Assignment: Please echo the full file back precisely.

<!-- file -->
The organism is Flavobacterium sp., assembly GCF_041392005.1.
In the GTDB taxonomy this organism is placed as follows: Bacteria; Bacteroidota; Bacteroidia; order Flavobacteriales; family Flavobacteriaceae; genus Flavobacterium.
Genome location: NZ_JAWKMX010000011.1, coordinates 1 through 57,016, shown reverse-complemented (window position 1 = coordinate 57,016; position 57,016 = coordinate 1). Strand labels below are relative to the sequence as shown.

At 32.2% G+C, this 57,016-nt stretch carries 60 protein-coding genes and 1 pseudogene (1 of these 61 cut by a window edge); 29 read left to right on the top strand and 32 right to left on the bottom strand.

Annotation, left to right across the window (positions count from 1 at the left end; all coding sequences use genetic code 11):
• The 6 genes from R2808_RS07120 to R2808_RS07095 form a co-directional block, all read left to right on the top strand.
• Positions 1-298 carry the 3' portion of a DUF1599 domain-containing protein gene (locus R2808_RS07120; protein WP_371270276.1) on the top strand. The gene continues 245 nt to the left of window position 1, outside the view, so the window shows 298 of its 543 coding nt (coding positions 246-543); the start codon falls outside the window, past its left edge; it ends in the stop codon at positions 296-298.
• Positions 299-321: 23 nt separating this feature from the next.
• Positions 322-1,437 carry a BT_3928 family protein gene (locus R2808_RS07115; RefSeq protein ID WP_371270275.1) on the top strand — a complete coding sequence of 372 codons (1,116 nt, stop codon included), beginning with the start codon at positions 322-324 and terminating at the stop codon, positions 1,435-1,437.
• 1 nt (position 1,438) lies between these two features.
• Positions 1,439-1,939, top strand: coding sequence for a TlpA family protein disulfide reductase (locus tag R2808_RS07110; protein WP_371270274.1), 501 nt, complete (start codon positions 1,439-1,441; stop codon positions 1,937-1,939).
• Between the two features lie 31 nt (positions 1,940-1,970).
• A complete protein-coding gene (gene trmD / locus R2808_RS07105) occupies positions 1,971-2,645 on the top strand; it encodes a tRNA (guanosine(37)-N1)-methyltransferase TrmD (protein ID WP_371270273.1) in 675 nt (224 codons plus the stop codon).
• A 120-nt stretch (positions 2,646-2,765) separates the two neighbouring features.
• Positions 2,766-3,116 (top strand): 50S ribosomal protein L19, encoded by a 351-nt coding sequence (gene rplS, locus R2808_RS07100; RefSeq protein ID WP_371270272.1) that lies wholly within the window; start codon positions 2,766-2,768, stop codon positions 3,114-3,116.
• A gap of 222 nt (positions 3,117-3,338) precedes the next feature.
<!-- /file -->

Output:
The organism is Flavobacterium sp., assembly GCF_041392005.1.
In the GTDB taxonomy this organism is placed as follows: Bacteria; Bacteroidota; Bacteroidia; order Flavobacteriales; family Flavobacteriaceae; genus Flavobacterium.
Genome location: NZ_JAWKMX010000011.1, coordinates 1 through 57,016, shown reverse-complemented (window position 1 = coordinate 57,016; position 57,016 = coordinate 1). Strand labels below are relative to the sequence as shown.

At 32.2% G+C, this 57,016-nt stretch carries 60 protein-coding genes and 1 pseudogene (1 of these 61 cut by a window edge); 29 read left to right on the top strand and 32 right to left on the bottom strand.

Annotation, left to right across the window (positions count from 1 at the left end; all coding sequences use genetic code 11):
• The 6 genes from R2808_RS07120 to R2808_RS07095 form a co-directional block, all read left to right on the top strand.
• Positions 1-298 carry the 3' portion of a DUF1599 domain-containing protein gene (locus R2808_RS07120; protein WP_371270276.1) on the top strand. The gene continues 245 nt to the left of window position 1, outside the view, so the window shows 298 of its 543 coding nt (coding positions 246-543); the start codon falls outside the window, past its left edge; it ends in the stop codon at positions 296-298.
• Positions 299-321: 23 nt separating this feature from the next.
• Positions 322-1,437 carry a BT_3928 family protein gene (locus R2808_RS07115; RefSeq protein ID WP_371270275.1) on the top strand — a complete coding sequence of 372 codons (1,116 nt, stop codon included), beginning with the start codon at positions 322-324 and terminating at the stop codon, positions 1,435-1,437.
• 1 nt (position 1,438) lies between these two features.
• Positions 1,439-1,939, top strand: coding sequence for a TlpA family protein disulfide reductase (locus tag R2808_RS07110; protein WP_371270274.1), 501 nt, complete (start codon positions 1,439-1,441; stop codon positions 1,937-1,939).
• Between the two features lie 31 nt (positions 1,940-1,970).
• A complete protein-coding gene (gene trmD / locus R2808_RS07105) occupies positions 1,971-2,645 on the top strand; it encodes a tRNA (guanosine(37)-N1)-methyltransferase TrmD (protein ID WP_371270273.1) in 675 nt (224 codons plus the stop codon).
• A 120-nt stretch (positions 2,646-2,765) separates the two neighbouring features.
• Positions 2,766-3,116 (top strand): 50S ribosomal protein L19, encoded by a 351-nt coding sequence (gene rplS, locus R2808_RS07100; RefSeq protein ID WP_371270272.1) that lies wholly within the window; start codon positions 2,766-2,768, stop codon positions 3,114-3,116.
• A gap of 222 nt (positions 3,117-3,338) precedes the next feature.